Anyway, your #8 is an eloquent, insightful demonstration of the ineffectiveness of the GOP’s approach to reigning in health care costs. As I understand it, the GOP plan is to sell insurance freely across state lines, which is supposed to spur “competition” among insurers. Yet the total cost of insurance (which is very high, relative to the value of what they do — you can’t compare profit margins in the financial services sector (which is basically where an insurance company sits) with profit margins in the human resource services sector or the manufacturing sector) — anyway, I was saying that the total cost of insurance is only a small fraction of total health care costs; so that insurance companies can’t do much competing with respect to price — all they can do is to “compete” with regard to quality.

Let’s say that Company A in California offers a network of 50% of California physicians and a lifetime benefits cap of $5 million and Company B in Mississippi offers (to California residents) a network of 5% of California physicians and a lifetime benefits cap of $0.5 million. Now, Company B could sell their plan to California companies for a whole lot less money than could company A — only the problem is that either (1) employees would get screwed (i.e. they would be victimized by the same sort of “rationing” which is one of the GOP anti-ObamaCare catch phrases) or (2) company B’s policy might not meet California insurance standards. So the only way that the GOP plan would “bend the curve” is through rationing. Malpractice reform is the 2nd pillar of the GOP plan. I’m in favor of malpractice reform, but it was done in California 30 years ago and studies have shown that it has done nothing at all to reduce the cost of health care or the use of “defensive medicine.” Same thing in Texas, which has a shorter experience with it.

RomneyCare is excellent, not simply because it actually has provided near universal health care in an astonishingly short period of time, but because the health care plans on the exchanges are truly excellent plans. They all cost about the same thing — the main differences are small variations in provider networks and the like. The reason they all cost about the same thing is that they are mandated to provide certain core benefits and, as you argue so eloquently in your #8 comment, there is little wiggle room for insurance companies to compete on price, based on their relatively small percentage of the total “take.” They can only compete by lowering cost through rationing care — and care rationing is forbidden under RomneyCare.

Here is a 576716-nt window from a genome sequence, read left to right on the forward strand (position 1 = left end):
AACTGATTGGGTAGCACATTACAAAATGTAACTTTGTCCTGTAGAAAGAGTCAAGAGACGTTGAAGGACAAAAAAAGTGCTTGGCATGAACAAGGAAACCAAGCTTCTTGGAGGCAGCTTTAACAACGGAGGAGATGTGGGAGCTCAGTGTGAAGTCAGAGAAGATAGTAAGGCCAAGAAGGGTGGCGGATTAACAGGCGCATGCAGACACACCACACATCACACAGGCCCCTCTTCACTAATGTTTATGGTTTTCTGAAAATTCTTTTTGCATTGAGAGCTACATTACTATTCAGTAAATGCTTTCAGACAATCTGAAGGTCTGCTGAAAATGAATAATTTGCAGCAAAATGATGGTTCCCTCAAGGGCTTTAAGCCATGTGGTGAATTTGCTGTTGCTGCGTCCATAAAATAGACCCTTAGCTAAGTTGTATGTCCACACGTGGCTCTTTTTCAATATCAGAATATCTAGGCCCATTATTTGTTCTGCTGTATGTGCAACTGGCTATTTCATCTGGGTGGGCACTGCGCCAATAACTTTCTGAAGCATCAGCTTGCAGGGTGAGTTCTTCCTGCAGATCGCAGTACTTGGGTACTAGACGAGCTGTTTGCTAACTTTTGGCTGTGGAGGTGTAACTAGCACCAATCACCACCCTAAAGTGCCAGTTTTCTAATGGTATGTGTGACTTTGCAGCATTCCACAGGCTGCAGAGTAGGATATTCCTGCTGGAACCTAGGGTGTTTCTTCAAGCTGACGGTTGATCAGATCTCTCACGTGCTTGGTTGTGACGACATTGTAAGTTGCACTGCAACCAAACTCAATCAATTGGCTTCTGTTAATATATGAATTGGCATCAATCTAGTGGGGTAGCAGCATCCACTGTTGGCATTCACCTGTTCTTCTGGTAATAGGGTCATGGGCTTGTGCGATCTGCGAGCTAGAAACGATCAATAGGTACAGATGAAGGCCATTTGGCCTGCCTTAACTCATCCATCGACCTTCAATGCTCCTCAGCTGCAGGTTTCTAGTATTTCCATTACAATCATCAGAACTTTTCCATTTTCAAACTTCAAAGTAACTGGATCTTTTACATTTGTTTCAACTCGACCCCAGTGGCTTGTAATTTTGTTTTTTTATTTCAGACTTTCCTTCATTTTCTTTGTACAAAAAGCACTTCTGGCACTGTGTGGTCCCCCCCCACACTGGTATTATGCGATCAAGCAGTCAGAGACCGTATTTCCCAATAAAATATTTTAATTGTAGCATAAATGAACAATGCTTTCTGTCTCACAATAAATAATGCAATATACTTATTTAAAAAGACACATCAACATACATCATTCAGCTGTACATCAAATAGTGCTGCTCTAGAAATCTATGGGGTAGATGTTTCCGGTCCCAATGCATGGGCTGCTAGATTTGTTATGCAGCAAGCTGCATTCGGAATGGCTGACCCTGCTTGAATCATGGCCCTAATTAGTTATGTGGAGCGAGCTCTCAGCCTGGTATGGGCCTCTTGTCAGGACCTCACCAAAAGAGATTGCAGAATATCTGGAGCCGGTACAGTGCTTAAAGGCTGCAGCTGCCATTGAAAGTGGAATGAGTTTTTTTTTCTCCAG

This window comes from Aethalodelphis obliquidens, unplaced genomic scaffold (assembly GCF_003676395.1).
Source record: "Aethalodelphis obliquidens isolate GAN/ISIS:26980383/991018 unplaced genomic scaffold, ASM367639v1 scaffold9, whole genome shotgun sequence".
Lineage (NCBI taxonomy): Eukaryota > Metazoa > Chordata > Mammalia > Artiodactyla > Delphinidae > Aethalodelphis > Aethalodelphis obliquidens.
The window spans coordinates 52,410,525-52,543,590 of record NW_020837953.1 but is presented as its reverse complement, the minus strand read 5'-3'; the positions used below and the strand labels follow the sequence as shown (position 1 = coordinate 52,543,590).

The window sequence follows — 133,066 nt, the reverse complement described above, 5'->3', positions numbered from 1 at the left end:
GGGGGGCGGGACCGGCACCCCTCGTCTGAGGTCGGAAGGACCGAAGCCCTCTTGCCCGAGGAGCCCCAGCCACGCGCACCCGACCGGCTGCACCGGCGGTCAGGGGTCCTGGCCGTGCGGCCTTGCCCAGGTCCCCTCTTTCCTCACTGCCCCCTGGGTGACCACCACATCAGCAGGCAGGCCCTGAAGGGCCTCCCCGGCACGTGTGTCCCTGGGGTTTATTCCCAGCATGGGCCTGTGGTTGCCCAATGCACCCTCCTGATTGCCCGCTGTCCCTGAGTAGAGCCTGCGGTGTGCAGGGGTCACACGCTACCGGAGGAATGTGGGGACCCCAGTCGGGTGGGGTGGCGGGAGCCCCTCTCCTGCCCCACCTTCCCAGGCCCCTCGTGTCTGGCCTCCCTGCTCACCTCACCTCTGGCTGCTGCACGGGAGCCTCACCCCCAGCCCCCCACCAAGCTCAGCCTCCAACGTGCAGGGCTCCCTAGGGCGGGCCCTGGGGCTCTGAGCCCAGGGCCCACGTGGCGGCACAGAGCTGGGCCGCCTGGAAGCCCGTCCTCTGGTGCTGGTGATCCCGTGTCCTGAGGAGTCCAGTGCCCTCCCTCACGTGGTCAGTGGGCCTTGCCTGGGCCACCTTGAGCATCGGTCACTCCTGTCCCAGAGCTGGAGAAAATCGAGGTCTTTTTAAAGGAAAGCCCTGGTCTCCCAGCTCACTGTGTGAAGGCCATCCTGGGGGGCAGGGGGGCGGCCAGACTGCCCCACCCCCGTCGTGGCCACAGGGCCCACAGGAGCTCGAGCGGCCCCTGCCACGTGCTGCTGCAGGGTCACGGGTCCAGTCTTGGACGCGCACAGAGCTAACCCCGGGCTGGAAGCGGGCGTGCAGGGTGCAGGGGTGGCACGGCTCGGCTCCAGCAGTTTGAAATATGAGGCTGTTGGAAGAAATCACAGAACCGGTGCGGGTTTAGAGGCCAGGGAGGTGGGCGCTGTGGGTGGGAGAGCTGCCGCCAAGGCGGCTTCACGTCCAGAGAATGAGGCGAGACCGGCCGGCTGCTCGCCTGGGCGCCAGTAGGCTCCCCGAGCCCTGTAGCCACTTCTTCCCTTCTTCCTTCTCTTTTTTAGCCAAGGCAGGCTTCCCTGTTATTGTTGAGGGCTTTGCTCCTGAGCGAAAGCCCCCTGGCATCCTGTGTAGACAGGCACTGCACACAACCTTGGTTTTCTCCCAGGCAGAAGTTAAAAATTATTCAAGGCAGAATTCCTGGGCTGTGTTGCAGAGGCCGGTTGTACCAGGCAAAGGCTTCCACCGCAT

: ObamaCare is “free market.” Again, the plan was originally designed by Grassley, Dole, and other Republicans in the early 1990s and put into effect for the first time in Massachusetts under Romney a few years back. Corporate America and small business America do most of the heavy lifting, insurance payment-wise, under RomneyCare (and its national sibling, ObamaCare), just as they do now. The Massachusetts experience provides no support at all for the theory that payment will shift from business to individuals. The big differences between status quo and ObamaCare is the individual mandate (again, designed by Grassley, Dole, etc. and not by liberal Democrats, and put into place first under RomneyCare) and the organization of insurance exchanges, made up of private insurance companies. Federal subsidies will be no higher than they are now under Medicaid (aid to the indigent). Individuals will be mandated to purchase health insurance, and low income people will receive government subsidies. But these are subsidies which they are currently getting anyway, under the much less cost-effective Medicaid system.